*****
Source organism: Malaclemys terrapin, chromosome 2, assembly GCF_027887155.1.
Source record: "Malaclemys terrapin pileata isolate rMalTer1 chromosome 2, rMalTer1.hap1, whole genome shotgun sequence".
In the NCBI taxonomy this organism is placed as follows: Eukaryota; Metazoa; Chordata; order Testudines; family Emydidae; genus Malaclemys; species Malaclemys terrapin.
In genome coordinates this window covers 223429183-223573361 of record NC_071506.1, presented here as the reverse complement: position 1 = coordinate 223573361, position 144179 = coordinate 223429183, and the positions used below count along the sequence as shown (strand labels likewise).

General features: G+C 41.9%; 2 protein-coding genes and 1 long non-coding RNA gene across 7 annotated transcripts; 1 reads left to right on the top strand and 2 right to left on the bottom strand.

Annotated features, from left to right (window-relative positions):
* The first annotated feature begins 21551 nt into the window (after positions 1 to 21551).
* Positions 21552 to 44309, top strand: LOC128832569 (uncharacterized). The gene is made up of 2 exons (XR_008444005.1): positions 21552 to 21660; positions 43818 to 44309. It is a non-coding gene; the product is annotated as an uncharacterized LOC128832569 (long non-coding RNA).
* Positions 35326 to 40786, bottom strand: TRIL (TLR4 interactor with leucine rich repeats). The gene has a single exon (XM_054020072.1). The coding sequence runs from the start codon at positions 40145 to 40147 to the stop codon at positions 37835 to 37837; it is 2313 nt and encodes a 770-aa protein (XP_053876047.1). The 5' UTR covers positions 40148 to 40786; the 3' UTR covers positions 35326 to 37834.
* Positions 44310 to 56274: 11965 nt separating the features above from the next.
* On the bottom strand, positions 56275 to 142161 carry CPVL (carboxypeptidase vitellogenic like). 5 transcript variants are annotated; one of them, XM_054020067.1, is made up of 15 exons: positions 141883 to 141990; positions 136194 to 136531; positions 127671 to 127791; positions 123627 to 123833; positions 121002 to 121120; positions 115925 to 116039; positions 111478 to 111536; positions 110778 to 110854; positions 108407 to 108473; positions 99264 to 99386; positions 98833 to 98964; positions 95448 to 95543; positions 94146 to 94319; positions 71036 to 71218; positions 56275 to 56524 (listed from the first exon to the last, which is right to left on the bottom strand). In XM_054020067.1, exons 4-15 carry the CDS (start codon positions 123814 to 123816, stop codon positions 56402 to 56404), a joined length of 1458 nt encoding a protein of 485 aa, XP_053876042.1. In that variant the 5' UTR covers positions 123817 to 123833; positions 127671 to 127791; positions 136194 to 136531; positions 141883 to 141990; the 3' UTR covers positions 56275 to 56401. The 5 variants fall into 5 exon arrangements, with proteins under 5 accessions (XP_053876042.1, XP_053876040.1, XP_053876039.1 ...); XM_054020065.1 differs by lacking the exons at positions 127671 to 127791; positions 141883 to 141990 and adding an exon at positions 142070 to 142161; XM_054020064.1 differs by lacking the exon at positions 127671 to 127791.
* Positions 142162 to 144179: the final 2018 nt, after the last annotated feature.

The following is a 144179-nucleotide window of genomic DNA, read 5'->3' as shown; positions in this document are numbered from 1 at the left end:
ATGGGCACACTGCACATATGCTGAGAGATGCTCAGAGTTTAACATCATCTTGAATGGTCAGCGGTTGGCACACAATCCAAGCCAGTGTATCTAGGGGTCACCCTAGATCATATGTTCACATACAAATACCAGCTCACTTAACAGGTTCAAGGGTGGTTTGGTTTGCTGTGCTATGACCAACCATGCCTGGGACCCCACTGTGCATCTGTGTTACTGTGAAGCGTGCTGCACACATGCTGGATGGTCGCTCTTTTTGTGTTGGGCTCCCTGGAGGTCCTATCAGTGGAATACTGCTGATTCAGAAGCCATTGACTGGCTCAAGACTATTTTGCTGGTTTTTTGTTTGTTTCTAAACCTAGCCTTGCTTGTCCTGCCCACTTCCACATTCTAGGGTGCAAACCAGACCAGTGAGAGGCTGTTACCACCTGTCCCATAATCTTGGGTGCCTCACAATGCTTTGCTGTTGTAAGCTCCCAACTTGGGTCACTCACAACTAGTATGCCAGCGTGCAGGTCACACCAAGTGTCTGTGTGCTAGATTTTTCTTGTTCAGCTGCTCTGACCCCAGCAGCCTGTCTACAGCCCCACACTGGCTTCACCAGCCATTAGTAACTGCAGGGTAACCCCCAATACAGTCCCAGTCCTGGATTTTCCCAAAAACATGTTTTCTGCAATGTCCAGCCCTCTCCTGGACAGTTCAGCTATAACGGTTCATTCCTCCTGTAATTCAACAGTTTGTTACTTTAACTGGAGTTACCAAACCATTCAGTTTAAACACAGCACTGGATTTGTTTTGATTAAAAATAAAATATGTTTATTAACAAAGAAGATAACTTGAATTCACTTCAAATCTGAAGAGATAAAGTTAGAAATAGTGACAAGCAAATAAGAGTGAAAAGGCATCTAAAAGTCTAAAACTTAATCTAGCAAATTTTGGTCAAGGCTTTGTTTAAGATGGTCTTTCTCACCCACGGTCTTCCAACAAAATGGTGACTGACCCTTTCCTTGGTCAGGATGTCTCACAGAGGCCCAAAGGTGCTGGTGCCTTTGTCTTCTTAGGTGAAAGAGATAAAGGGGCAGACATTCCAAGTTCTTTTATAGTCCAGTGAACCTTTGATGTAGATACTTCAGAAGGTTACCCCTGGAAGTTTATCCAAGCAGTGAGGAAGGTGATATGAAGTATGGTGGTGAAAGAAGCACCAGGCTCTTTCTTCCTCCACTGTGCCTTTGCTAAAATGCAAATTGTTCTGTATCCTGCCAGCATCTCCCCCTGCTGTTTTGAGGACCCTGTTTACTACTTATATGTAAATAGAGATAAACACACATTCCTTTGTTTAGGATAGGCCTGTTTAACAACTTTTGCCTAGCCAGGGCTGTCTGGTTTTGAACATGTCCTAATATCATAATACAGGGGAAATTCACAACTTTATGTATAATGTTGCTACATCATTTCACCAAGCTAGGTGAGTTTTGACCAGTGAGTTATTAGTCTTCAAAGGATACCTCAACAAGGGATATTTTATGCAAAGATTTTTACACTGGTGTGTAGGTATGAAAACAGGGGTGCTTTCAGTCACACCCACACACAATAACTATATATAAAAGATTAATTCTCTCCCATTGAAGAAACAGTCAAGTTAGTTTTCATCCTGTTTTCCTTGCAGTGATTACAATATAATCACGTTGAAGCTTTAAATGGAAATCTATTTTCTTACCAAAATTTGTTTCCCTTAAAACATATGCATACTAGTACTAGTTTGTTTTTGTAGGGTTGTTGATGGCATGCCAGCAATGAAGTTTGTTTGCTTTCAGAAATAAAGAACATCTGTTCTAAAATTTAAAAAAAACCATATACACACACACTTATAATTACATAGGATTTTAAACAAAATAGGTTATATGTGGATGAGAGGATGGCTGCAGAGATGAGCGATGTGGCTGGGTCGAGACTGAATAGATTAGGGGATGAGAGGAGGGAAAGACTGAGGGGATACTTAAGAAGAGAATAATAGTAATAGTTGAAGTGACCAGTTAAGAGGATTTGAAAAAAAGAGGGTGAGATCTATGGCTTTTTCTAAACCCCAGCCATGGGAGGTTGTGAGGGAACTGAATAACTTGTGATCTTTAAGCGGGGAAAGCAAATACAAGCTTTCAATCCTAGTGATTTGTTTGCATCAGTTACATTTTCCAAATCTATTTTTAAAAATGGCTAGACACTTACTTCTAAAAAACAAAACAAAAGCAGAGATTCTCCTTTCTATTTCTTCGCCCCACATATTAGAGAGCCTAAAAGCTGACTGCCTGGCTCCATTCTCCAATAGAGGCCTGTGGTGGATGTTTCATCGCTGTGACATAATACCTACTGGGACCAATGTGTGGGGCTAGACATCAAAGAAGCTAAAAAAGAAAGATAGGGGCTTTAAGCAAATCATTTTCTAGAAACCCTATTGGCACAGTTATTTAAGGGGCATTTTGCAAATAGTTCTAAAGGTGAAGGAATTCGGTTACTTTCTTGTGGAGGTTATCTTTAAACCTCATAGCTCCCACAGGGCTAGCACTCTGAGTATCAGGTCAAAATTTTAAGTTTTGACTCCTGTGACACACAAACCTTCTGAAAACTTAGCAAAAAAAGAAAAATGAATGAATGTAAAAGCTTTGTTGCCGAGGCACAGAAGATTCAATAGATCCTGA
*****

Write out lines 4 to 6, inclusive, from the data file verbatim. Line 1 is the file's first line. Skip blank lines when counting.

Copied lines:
In genome coordinates this window covers 223429183-223573361 of record NC_071506.1, presented here as the reverse complement: position 1 = coordinate 223573361, position 144179 = coordinate 223429183, and the positions used below count along the sequence as shown (strand labels likewise).

General features: G+C 41.9%; 2 protein-coding genes and 1 long non-coding RNA gene across 7 annotated transcripts; 1 reads left to right on the top strand and 2 right to left on the bottom strand.

Annotated features, from left to right (window-relative positions):